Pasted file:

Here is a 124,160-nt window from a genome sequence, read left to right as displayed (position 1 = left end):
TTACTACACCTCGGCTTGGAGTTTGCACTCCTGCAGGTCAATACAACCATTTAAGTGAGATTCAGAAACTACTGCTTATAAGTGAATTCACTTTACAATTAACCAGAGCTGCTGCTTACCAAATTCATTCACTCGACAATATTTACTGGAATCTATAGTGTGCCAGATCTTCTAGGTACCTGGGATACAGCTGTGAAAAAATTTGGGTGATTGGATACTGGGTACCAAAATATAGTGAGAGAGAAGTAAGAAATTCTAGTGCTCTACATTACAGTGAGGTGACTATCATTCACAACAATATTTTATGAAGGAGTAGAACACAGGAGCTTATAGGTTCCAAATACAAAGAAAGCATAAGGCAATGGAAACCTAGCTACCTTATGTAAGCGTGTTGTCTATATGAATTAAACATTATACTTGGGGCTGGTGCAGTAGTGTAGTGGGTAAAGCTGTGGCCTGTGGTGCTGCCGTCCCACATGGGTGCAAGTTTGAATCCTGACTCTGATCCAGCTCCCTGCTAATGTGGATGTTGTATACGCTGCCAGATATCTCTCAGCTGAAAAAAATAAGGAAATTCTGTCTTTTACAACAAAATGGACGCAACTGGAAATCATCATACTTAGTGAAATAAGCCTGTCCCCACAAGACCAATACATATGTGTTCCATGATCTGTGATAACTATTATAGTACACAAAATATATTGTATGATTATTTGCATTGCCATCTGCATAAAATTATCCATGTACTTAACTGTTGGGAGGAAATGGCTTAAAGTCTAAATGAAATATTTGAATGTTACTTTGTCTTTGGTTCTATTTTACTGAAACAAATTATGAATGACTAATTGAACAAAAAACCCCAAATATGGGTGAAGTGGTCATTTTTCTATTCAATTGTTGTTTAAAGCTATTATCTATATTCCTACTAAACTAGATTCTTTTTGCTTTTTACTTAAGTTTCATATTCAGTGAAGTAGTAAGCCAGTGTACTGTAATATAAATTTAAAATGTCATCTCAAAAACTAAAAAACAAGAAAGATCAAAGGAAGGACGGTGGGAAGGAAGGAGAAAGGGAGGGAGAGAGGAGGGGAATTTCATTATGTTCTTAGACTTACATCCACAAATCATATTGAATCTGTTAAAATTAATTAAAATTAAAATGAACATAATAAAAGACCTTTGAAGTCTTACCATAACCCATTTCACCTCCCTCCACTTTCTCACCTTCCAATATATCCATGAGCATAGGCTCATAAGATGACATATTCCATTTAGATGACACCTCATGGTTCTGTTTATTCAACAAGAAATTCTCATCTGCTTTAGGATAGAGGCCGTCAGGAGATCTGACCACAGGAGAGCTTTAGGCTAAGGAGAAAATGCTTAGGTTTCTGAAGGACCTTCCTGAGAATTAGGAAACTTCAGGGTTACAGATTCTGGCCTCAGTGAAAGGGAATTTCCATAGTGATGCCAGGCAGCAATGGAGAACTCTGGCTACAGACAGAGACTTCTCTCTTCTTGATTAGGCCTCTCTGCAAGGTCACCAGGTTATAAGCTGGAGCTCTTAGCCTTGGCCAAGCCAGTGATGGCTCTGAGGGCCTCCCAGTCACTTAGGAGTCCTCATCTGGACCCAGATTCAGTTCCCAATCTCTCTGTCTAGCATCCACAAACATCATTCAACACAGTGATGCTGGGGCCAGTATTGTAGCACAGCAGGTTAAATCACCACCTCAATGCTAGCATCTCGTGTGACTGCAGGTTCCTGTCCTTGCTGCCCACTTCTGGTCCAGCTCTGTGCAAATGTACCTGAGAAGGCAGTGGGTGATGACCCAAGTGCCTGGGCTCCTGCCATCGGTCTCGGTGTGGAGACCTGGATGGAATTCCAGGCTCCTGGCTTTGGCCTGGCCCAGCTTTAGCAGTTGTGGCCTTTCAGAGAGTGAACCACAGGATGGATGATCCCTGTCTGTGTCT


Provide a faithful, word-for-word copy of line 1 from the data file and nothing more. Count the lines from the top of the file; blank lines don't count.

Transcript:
Here is a 124,160-nt window from a genome sequence, read left to right as displayed (position 1 = left end):